Now, I’ll share what you should know about what was decided at each of these conferences.
First, I want to chat about CoP19, which, as a reminder, is the CITES conference on the trade of flora and fauna.
In Episode 80, I did a deep dive into Zimbabwe, Namibia, South Africa, and Botswana’s request to sell their stockpile of ivory and rhino horn to be voted upon at CoP19. Depending on your opinion of the issue, it was either a good or bad thing that the Conference denied their request. The four countries’ main argument was that they lacked the funding to keep up with elephant conservation goals and the increase in human-elephant conflict. They argued that selling their ivory would both raise funds for their country and ease conservation demands, such as constant surveillance of the stockpile.
The Parties said that the four countries did not provide enough evidence for the need to sell their stockpiles and that allowing the sale of ivory and rhino horn would result in a massive spike in the illegal trade of ivory, as seen in the 2008 sale. Now, Zimbabwe, Namibia, South Africa, and Botswana threaten to leave CITES and set their own rules for the sale of ivory and elephants. Phew, lots of drama with some very serious consequences. I’ll keep you all posted on how this plays out as decisions are published.
Otherwise, the main story from CoP19 was the massive addition of new trade regulations for more than 600 animal and plant species, notably sharks and rays, tropical timber, glassfrogs, and Asian songbirds. From the many articles I read, experts are most pleased with the addition of hammerhead sharks, requiem sharks, and guitarfish, since these species account for around 95% of the global fin trade.
Speaking of sharks, next week we’re sitting down with the show’s first shark expert. Definitely tune in next week to hear HER (yes, she’s a badass woman) incredible story.
Alright, next let’s discuss Cop15.
Cop15 was also full of lots of excitement and drama. This year, the conference was co-hosted by Canada and China, which I found surprising and fantastic since we never hear anything positive about China in conservation. At Cop15, a landmark deal was reached to halt biodiversity loss by 2030. The program is called 30 by 30 with the objectives of protecting 30% of natural spaces within the next 10 years, restoring 30% of the planet’s degraded ecosystems, and reforming US$500 billion of environmentally damaging subsidies – all of this by 2030 (!!). This deal took four years to negotiate (of course, the pandemic is a big reason for the delay) and two weeks for an agreement to be reached at the conference.
30 by 30 is being touted as a huge success, and should, in theory, do wonders for nature. But, how exactly is this going to work? As usual, the biggest hang-up for many countries at the conference was money. Where are the funds going to come from to support such ambitious restoration and conservation goals? The countries in attendance agreed to create a new UN fund called the global environment facility specifically earmarked for biodiversity, and rich countries agreed to give US$30 billion to the fund by the end of the decade.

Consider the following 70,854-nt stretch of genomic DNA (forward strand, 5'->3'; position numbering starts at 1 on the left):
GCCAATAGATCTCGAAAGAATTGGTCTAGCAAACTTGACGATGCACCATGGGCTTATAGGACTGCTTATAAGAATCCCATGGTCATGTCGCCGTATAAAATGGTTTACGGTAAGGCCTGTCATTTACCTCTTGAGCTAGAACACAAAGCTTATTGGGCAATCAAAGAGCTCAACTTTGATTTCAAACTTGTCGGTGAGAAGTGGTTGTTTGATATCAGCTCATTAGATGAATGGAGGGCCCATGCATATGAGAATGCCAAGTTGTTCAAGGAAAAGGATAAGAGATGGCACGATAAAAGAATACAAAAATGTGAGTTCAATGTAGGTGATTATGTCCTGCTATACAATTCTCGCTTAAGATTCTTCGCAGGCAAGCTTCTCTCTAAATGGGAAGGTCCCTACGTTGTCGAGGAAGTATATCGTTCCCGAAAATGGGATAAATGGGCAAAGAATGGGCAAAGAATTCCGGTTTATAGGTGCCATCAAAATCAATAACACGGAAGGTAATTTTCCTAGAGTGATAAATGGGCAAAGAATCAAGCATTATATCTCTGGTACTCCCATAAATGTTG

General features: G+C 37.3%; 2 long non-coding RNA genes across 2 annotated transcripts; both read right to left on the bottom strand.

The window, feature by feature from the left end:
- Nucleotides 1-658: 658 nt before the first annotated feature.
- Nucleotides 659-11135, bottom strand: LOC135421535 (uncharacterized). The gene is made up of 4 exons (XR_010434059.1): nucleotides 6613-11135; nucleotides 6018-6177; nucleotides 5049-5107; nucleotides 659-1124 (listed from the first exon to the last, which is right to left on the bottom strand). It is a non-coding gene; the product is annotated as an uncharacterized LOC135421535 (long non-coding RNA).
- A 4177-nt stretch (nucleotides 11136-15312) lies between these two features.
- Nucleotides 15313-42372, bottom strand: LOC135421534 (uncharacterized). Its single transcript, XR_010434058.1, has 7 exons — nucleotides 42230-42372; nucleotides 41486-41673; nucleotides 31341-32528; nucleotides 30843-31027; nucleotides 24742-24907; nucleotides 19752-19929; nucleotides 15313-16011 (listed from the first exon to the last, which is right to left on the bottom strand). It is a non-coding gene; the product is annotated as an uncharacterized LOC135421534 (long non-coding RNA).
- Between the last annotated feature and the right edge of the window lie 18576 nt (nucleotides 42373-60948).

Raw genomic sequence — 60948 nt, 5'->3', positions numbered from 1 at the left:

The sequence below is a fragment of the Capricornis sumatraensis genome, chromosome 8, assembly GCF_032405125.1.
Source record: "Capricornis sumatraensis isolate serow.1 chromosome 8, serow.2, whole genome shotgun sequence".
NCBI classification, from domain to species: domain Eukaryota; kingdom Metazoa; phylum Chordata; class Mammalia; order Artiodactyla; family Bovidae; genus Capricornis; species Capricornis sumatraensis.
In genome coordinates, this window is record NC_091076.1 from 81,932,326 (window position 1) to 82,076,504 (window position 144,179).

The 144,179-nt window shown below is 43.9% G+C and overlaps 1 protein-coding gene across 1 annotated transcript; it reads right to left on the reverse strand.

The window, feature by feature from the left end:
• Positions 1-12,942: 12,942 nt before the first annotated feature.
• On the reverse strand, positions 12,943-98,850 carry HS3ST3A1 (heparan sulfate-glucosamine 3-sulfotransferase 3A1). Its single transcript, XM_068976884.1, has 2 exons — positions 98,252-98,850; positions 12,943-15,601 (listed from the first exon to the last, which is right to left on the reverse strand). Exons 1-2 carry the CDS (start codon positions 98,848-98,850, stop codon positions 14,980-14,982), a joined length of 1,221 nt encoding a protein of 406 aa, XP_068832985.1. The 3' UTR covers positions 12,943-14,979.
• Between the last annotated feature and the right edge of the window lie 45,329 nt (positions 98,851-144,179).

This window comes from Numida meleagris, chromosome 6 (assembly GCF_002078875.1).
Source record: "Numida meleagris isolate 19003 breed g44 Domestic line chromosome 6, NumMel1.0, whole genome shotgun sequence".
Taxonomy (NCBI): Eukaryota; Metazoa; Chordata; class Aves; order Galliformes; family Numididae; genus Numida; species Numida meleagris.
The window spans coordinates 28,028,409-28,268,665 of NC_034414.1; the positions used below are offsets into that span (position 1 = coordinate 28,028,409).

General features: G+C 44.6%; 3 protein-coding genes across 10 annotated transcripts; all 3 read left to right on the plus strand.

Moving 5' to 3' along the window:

Right before the deal was signed and announced as complete, several African countries voiced their displeasure, as the deal did not create a new fund separate from the UN fund. Brazil, China, India, Indonesia, and Mexico receive the most support from the GEF, and some African countries wanted a bigger piece of the pie to help them reach their conservation goals, but that didn’t happen before the Chinese president announced the deal as complete. Oh, the drama! The articles I read said that the parties announced that they would discuss additional funds in the future. We’ll see if that happens.
Continuing down the drama train, two countries failed to sign the agreement – the US and the Vatican. I was initially shocked by this news considering the Biden administration’s aggressive environmental initiatives. Just last year, President Biden also announced the US’ own “30 by 30” pledge with the goal of restoring and conserving 30% of America’s land and water by 2030.
Okay, so if the rest of the world has the same goal as the US, why didn’t negotiators sign the treaty? It’s because of politics.
I won’t do a complete deep dive here since we have another conference to talk about, but essentially, the US doesn’t want to be a part of the CBD and allow other countries to have a say over what the US can and can’t do, or force the US to share technological advancements, knowledge, etc. etc. GOP lawmakers are pretty much against any and all new treaties, including this one, and so the US is creating its own ambitious conservation goals. Get this, President Bush had a huge hand in writing a biodiversity treaty in the 80s that he didn’t sign, and President Bill Clinton signed a treaty during his term, but didn’t receive any support from the government.
So, the US isn’t giving the CBD the middle finger. Lawmakers and treaty negotiators are doing what they feel is right to protect the US’ autonomy.